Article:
Jac Wilder VerSteeg: The rise of gutless newspapers

How sad that Skip Foster, new president and publisher of the Tallahassee Democrat, has decreed that his newspaper no longer will endorse political candidates.

I expect that soon he and Gannet will need to change the paper’s name to the Tallahassee No Party Affiliation.

This is almost certainly a business decision. Foster, like many people running newspapers these days, is afraid of offending readers and afraid of losing circulation. The choice is – or can appear to be – between being in business or being gutless.

Being gutless will backfire in the end. Newspapers are giving up readers they’ve got to chase subscribers they’ll never get.

In a column introducing himself to readers, Foster announces the new policy in a way his reporters should find insulting. He is killing endorsements, he says, because:

“Whatever benefit exists for readers is far outweighed by the perception (or even reality) that we are now ‘attached’ to the candidate we endorse. I’d rather us focus on taking positions on issues – an area in which we can show improvement – and leave the selection of candidates to voters in the booth.”

If Foster has news reporters who don’t respect the church-state line between news and opinion, he should fire them. And he seems to be saying he’s seen that reality. If, on the other hand, he is worried about “perception,” he is letting ignorant readers drive the publisher’s decisions. Perhaps he should be more worried about the perception that he is gutless.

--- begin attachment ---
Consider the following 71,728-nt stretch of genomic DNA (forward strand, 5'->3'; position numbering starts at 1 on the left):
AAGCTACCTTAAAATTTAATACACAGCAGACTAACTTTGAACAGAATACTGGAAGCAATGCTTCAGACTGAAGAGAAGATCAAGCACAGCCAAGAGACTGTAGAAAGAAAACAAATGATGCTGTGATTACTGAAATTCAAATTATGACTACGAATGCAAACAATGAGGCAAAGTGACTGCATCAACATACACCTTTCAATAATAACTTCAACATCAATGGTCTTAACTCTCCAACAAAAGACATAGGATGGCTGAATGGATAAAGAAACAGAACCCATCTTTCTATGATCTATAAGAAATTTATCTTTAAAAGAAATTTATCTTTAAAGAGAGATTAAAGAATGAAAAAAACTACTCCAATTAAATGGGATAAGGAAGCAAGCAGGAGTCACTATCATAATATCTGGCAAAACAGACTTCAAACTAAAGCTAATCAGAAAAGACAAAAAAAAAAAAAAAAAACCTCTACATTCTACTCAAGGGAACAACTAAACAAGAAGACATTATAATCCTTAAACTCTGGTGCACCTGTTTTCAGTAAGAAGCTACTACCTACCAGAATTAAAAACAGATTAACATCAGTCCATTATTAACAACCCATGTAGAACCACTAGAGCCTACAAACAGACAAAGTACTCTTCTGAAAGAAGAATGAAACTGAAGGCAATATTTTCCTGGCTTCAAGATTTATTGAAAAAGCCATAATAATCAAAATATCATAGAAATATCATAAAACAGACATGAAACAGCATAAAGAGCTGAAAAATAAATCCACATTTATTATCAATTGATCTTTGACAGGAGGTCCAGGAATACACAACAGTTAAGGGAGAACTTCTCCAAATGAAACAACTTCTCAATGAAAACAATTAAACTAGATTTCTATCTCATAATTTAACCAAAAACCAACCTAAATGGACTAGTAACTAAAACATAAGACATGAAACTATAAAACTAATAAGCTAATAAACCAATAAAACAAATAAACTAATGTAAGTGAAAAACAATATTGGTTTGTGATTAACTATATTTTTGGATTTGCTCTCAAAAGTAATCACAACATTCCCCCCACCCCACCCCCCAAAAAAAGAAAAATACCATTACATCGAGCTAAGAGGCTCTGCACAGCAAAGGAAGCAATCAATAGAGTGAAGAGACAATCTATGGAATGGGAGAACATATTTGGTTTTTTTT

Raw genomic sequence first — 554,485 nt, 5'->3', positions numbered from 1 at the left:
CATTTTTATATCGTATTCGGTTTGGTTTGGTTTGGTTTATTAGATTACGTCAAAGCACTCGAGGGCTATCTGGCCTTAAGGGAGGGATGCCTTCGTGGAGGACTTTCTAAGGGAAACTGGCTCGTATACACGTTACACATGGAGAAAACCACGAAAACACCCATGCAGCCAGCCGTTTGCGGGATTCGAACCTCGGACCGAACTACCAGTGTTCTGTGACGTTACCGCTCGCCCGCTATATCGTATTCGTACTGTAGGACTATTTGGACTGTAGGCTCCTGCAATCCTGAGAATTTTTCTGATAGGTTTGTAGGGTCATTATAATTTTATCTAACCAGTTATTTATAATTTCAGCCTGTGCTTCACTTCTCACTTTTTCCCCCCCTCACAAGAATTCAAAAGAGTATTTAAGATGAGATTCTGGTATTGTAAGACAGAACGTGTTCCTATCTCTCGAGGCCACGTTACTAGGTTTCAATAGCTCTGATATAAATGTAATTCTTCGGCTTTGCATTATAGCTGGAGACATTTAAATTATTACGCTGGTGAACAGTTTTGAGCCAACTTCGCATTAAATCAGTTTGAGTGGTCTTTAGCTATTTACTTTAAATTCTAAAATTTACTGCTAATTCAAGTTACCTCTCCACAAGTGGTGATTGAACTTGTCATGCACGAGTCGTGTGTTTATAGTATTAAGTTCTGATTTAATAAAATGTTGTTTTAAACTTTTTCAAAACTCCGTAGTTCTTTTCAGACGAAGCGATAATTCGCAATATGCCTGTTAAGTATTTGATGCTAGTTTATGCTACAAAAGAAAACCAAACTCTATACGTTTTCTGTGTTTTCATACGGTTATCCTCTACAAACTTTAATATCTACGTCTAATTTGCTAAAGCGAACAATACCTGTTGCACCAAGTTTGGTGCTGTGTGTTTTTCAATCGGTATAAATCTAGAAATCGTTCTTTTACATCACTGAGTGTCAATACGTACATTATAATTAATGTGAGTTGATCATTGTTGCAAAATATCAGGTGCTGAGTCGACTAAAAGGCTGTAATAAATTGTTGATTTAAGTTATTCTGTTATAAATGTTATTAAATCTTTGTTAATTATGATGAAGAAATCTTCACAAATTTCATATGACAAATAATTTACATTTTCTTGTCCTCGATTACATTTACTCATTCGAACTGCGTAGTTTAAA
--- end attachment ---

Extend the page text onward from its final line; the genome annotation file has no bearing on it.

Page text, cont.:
There also is something nonsensical about his stance that the paper will focus on positions and issues but then will shy away from endorsing candidates who agree with the newspaper’s positions on those issues.

Foster goes on to claim that “(W)e will still provide the same level of information to readers on local candidates – one-on-one interviews with reporters and/or the editorial board; online forums that allow readers and viewers a chance to hear directly from the candidates; opportunities for readers to submit questions to the candidates via social media as well as other avenues for arming voters with all the information they need to cast their ballots.”

The paper will not be providing the same level of information because the paper will be depriving its readers of its editors’ judgment. If a newspaper doesn’t know which candidates to endorse, by the way, how does it know which issues to focus on? And if it is afraid of offending readers by endorsing candidates, won’t it be afraid of offending readers by tackling difficult issues?

I mourn the end of an era in which editors and publishers instinctively understood not only what readers wanted to read but what they ought to read. That has given way to focus groups and fear-induced, oxymoronic opinion neutrality.

The business climate is far different now. But if local newspapers give up or water down their opinion pages, then they are yielding one of the most vital niches in journalism to Internet entrepreneurs, just as they disastrously yielded classified ads to Internet entrepreneurs.

The newspaper that claims to serve Florida’s capital and claims to cover the Capitol now is afraid to endorse candidates.


Jac Wilder VerSteeg is editor of Context Florida. Column courtesy of Context Florida.

Jac VerSteeg


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